*
* The ordering imposed by a comparator `c` on a set of elements
* `S` is said to be *consistent with equals* if and only if
* `c.compare(e1, e2)==0` has the same boolean value as
* `e1.equals(e2)` for every `e1` and `e2` in
* `S`.

*
* Caution should be exercised when using a comparator capable of imposing an
* ordering inconsistent with equals to order a sorted set (or sorted map).
* Suppose a sorted set (or sorted map) with an explicit comparator `c`
* is used with elements (or keys) drawn from a set `S`. If the
* ordering imposed by `c` on `S` is inconsistent with equals,
* the sorted set (or sorted map) will behave "strangely." In particular the
* sorted set (or sorted map) will violate the general contract for set (or
* map), which is defined in terms of `equals`.

* * For example, suppose one adds two elements {@code a} and {@code b} such that * {@code (a.equals(b) && c.compare(a, b) != 0)} * to an empty {@code TreeSet} with comparator {@code c}. * The second {@code add} operation will return * true (and the size of the tree set will increase) because {@code a} and * {@code b} are not equivalent from the tree set's perspective, even though * this is contrary to the specification of the * {@link Set#add Set.add} method.

*
* Note: It is generally a good idea for comparators to also implement
* `java.io.Serializable`, as they may be used as ordering methods in
* serializable data structures (like {@link TreeSet}, {@link TreeMap}). In
* order for the data structure to serialize successfully, the comparator (if
* provided) must implement `Serializable`.

*
* For the mathematically inclined, the *relation* that defines the
* *imposed ordering* that a given comparator `c` imposes on a
* given set of objects `S` is:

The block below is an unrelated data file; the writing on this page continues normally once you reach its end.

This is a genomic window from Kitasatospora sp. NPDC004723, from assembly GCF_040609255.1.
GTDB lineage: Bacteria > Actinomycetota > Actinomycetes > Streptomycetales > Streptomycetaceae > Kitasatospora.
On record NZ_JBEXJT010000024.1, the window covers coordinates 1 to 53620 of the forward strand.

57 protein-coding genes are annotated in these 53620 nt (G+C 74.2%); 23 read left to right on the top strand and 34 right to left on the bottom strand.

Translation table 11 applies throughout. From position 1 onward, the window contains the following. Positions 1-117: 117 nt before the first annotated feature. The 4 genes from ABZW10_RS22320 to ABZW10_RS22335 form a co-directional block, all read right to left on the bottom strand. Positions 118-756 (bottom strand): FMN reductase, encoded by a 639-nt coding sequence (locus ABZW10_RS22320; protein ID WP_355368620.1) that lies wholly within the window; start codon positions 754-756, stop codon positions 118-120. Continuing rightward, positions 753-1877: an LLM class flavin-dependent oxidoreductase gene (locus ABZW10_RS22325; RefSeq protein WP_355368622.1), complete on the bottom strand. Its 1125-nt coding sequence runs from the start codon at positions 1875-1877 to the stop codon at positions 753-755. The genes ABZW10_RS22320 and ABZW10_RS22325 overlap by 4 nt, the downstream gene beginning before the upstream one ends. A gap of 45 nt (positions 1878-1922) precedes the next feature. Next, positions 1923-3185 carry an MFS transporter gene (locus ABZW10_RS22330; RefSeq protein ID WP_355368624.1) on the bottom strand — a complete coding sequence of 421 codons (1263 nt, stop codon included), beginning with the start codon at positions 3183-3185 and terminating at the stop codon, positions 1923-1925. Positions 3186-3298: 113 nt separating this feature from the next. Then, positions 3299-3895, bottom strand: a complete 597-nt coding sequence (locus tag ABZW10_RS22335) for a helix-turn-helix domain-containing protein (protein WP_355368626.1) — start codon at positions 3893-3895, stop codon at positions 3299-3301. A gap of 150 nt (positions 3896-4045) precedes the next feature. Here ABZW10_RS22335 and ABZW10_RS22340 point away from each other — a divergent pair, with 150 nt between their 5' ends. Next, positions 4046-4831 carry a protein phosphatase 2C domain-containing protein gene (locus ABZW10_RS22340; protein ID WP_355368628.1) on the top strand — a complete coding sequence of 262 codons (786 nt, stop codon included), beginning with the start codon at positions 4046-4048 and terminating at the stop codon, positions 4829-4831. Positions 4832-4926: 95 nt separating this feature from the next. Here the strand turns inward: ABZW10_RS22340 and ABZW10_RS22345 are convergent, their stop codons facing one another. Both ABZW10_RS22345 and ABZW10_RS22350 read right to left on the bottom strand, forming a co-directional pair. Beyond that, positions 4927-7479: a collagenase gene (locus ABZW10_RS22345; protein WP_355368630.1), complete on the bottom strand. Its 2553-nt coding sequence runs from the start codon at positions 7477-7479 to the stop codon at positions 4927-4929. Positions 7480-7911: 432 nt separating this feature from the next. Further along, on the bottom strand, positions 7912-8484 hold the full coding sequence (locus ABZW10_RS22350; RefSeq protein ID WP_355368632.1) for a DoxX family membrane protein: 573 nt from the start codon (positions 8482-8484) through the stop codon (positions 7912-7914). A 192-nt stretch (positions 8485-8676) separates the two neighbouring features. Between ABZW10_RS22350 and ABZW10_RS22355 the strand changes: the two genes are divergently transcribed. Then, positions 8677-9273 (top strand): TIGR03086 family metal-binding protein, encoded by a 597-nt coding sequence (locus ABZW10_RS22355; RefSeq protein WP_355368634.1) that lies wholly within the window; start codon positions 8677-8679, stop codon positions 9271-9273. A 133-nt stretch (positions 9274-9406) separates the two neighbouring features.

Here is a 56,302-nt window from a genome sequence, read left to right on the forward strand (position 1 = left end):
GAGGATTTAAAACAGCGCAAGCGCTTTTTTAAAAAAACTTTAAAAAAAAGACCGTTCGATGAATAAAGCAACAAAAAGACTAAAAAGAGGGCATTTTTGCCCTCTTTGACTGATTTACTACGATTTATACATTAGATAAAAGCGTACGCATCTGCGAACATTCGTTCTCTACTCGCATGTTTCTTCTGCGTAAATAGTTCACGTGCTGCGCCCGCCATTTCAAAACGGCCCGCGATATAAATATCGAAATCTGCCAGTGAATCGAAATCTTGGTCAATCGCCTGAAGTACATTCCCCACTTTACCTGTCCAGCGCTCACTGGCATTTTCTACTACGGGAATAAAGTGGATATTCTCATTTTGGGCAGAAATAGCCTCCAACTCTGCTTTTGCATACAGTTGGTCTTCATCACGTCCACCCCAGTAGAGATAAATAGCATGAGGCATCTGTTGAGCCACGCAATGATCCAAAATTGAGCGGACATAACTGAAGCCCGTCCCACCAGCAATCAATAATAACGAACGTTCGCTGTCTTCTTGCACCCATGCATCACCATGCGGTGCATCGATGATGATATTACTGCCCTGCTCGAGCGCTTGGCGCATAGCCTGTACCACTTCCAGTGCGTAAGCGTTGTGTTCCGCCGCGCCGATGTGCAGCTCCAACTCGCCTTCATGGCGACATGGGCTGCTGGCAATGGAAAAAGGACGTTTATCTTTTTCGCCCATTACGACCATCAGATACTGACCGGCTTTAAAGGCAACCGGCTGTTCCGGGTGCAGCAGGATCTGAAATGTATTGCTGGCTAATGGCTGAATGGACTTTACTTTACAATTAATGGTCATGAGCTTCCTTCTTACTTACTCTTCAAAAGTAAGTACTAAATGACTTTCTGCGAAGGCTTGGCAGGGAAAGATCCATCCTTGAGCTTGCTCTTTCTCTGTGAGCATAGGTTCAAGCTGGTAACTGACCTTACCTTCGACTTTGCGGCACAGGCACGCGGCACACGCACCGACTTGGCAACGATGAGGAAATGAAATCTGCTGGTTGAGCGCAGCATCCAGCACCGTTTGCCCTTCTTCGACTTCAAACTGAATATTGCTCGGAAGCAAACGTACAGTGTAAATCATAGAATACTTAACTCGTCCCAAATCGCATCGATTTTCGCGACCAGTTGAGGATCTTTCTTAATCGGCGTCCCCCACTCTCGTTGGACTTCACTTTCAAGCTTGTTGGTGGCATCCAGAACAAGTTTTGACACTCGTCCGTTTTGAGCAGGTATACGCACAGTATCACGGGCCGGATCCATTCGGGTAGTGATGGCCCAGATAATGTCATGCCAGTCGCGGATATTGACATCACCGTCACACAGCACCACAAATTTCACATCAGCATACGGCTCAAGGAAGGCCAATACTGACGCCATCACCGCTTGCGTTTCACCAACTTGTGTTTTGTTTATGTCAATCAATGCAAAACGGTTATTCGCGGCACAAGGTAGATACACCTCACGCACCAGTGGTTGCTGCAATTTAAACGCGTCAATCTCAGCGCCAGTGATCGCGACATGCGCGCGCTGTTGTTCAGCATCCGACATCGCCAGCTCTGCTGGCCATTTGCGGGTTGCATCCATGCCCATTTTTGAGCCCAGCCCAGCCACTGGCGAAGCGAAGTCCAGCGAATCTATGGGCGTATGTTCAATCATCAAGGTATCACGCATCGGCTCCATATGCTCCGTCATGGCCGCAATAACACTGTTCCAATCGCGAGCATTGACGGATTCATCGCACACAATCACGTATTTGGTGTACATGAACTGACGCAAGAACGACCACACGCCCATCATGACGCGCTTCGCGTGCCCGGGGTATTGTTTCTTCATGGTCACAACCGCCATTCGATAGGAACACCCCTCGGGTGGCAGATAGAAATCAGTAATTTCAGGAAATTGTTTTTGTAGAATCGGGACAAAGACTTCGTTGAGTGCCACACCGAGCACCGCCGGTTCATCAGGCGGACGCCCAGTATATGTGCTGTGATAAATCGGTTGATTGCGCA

* {(x, y) such that c.compare(x, y) <= 0}. *The

* {(x, y) such that c.compare(x, y) == 0}. ** * It follows immediately from the contract for

* {(x, y) such that x.equals(y)}.* *

Unlike {@code Comparable}, a comparator may optionally permit * comparison of null arguments, while maintaining the requirements for * an equivalence relation. * *

This interface is a member of the
*
* Java Collections Framework.
*
* @param

*
* In the foregoing description, the notation
* `sgn(`*expression*`)` designates the mathematical
* *signum* function, which is defined to return one of `-1`,
* `0`, or `1` according to whether the value of
* *expression* is negative, zero or positive.

*
* The implementor must ensure that `sgn(compare(x, y)) ==
* -sgn(compare(y, x))` for all `x` and `y`. (This
* implies that `compare(x, y)` must throw an exception if and only
* if `compare(y, x)` throws an exception.)

*
* The implementor must also ensure that the relation is transitive:
* `((compare(x, y)>0) && (compare(y, z)>0))` implies
* `compare(x, z)>0`.

*
* Finally, the implementor must ensure that `compare(x, y)==0`
* implies that `sgn(compare(x, z))==sgn(compare(y, z))` for all
* `z`.

*
* It is generally the case, but *not* strictly required that
* `(compare(x, y)==0) == (x.equals(y))`. Generally speaking,
* any comparator that violates this condition should clearly indicate
* this fact. The recommended language is "Note: this comparator
* imposes orderings that are inconsistent with equals."
*
* @param o1 the first object to be compared.
* @param o2 the second object to be compared.
* @return a negative integer, zero, or a positive integer as the
* first argument is less than, equal to, or greater than the
* second.
* @throws NullPointerException if an argument is null and this
* comparator does not permit null arguments
* @throws ClassCastException if the arguments' types prevent them from